Carlos Eire, the author, was one of some 14,000 unaccompanied children who were airlifted out of Cuba in 1962, three years after the Cuban Revolution. This is his story. I learned that he felt compelled to write this story in the Spring of 2000 while the world was witness to the fate of another Cuban boy, six-year-old Elian Gonzalez. I had assumed the story would flow like a river, from one destination to another, but instead, I am finding that it is told more like a series of waves that undulate, crest and crash on the shore. The subtitle of the book is “Confessions of a Cuban Boy” and indeed, the ocean plays a significant role in many of his confessions. I have read about 120 pages so far, roughly one-third of the book, and I am intrigued by the waves of memories that are sometimes poignant, sometimes hilarious and sometimes sad, but don’t seem to follow a pre-determined path.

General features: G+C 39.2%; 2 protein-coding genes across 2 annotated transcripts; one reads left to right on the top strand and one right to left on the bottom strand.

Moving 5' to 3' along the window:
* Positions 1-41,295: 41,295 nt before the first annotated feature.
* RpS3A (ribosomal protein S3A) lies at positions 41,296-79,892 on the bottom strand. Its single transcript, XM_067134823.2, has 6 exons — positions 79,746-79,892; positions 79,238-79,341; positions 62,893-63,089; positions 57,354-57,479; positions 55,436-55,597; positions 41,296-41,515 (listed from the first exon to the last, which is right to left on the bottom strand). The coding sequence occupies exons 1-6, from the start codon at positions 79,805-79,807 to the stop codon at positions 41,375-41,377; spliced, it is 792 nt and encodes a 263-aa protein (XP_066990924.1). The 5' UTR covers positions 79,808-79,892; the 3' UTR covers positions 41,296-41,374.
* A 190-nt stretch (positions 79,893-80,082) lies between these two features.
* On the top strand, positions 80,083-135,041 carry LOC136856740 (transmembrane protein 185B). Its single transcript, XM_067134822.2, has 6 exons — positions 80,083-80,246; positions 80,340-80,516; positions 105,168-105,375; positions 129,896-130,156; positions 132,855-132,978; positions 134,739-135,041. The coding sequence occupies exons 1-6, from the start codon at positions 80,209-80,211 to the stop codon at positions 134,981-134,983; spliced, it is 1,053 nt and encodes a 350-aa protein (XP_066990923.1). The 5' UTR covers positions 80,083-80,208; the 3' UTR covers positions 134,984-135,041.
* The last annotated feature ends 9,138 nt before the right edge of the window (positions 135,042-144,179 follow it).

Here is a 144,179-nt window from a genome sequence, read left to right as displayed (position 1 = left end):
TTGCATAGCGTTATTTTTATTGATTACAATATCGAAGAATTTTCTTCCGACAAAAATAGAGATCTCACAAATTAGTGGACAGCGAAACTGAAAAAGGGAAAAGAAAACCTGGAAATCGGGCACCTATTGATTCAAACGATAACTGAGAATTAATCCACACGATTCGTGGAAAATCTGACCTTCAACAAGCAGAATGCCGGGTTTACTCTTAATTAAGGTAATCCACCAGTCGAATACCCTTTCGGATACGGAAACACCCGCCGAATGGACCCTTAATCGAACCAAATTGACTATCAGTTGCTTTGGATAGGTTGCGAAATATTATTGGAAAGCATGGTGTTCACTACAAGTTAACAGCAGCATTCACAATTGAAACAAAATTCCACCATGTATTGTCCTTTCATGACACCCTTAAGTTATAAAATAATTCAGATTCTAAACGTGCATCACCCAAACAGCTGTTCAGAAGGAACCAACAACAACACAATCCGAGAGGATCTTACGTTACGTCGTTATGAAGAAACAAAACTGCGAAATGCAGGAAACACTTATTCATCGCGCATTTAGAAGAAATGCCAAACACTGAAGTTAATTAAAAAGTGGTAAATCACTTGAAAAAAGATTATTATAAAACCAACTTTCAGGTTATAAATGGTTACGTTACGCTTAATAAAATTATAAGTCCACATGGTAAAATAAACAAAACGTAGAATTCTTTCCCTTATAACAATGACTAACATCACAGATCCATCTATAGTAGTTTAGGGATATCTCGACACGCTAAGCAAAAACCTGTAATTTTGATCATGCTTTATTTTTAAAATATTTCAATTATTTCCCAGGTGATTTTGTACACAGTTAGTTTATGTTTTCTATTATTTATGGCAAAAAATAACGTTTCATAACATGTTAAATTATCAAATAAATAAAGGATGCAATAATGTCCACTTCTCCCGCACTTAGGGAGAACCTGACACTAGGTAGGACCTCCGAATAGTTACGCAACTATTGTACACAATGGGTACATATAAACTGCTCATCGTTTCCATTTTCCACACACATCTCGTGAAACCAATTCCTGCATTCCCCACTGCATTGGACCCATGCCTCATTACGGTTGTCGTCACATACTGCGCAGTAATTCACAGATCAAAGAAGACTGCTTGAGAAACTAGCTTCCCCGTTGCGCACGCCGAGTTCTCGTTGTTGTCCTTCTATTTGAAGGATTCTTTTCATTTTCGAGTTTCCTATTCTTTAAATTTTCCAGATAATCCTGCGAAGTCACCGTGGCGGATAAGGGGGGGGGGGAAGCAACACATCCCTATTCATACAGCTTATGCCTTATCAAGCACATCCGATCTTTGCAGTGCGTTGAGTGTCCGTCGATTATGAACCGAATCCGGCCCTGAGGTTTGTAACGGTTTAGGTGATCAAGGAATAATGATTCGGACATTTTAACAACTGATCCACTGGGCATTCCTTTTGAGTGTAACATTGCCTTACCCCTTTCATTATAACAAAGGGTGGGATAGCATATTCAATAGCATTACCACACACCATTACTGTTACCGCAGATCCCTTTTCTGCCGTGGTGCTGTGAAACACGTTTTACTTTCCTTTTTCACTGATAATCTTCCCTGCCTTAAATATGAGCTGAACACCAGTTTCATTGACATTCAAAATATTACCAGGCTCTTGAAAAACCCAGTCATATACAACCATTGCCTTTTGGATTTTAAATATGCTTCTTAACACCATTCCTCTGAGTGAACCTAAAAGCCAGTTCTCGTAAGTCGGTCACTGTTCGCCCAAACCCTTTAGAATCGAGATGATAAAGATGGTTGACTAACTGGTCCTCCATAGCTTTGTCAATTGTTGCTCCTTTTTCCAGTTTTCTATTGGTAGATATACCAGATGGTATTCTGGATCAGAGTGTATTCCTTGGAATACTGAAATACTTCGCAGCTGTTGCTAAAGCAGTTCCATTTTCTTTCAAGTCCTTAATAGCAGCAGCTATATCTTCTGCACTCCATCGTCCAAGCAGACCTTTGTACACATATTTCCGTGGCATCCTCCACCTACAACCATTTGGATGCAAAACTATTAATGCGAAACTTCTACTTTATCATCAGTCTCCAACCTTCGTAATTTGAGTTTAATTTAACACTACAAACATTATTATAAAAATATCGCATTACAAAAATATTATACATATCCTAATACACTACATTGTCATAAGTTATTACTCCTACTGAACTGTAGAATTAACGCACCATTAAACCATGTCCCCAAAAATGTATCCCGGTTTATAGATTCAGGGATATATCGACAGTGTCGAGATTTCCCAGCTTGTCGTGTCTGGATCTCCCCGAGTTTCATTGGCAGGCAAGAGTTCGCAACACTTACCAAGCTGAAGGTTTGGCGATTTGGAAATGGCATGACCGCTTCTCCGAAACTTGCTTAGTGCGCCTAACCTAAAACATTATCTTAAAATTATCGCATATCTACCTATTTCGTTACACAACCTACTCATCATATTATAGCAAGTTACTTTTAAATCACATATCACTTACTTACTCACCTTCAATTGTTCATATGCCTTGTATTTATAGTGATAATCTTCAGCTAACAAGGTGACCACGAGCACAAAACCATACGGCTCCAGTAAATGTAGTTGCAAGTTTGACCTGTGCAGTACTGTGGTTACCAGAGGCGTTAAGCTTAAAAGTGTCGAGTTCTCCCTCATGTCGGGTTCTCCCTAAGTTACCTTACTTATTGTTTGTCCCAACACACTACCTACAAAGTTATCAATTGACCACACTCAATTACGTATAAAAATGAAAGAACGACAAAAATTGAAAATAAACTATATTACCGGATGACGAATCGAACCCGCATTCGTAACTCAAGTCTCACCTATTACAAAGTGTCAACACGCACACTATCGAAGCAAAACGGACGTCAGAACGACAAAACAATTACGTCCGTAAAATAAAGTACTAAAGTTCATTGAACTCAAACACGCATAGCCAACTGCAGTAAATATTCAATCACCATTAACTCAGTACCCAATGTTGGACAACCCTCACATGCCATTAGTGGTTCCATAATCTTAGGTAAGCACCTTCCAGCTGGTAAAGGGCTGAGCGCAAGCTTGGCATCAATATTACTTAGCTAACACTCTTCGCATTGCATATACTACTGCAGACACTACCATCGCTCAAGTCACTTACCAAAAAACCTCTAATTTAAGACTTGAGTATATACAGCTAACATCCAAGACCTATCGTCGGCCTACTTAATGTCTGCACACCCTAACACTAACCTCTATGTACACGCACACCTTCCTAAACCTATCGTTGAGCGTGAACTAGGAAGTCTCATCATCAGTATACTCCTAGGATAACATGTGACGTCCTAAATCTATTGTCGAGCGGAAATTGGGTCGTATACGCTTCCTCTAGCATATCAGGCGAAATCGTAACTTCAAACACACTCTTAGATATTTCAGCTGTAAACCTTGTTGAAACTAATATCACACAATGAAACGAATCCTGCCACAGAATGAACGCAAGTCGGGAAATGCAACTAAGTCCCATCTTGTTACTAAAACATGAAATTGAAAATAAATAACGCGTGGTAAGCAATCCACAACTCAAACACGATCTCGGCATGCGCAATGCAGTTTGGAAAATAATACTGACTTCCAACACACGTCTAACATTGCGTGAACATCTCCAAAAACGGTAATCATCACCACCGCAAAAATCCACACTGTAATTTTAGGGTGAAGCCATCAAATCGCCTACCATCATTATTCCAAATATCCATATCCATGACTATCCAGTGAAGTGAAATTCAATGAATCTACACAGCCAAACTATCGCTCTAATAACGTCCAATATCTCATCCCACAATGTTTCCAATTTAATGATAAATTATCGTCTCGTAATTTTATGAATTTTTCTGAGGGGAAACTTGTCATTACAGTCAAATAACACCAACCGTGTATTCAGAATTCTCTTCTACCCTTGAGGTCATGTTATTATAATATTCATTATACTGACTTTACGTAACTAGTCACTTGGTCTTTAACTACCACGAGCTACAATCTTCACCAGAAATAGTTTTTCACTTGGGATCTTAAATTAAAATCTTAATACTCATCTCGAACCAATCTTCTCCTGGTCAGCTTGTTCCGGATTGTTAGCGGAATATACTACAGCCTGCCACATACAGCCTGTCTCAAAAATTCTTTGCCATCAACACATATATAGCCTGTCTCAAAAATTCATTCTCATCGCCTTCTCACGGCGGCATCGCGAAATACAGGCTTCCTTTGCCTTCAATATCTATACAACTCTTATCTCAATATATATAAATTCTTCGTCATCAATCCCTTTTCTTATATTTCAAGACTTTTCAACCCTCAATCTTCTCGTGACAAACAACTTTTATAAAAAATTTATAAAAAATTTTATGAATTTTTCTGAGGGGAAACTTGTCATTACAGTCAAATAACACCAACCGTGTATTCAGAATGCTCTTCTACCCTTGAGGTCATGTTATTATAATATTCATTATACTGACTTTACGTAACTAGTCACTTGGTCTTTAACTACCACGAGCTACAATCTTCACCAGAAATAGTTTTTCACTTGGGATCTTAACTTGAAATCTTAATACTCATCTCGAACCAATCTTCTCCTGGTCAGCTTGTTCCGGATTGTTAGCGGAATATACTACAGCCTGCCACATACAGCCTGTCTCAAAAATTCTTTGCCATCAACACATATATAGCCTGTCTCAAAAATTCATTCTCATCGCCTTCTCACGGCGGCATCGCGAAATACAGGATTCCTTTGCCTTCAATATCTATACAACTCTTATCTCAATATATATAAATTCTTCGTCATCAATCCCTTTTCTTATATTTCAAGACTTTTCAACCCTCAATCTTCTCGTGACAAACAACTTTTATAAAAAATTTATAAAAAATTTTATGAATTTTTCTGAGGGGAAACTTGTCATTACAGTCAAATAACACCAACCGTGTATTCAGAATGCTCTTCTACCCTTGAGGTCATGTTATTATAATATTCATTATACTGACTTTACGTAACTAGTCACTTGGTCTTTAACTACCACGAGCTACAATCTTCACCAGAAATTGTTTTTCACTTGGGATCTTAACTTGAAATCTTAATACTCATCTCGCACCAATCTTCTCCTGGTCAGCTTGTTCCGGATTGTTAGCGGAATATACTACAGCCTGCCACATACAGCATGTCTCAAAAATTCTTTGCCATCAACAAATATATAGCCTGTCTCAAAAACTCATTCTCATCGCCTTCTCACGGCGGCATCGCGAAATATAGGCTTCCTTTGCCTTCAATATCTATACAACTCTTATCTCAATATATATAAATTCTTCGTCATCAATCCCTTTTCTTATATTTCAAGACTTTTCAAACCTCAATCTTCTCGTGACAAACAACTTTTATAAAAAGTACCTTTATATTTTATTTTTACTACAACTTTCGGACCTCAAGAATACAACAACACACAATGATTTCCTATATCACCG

In his acknowledgments, Eire says that he wrote the whole book in four months, writing every single night from 10 p.m to 2 or 3 a.m. while teaching, chairing a department, mowing the lawn, swimming with the kids, and doing other research and writing. I have heard other authors talk about the lengthy revision process of writing, revising, rewriting, reorganizing, revising and so on, but Eire claims he wrote without a plan and without revising. It sounds as if this was a story that fermented somewhere in his brain for nearly forty years before it could no longer be contained. Dennis found this very interesting webcast presented at the 2004 National Bookfest. It is quite long (35 minutes) but well worth watching if you would like to meet Carlos Eire.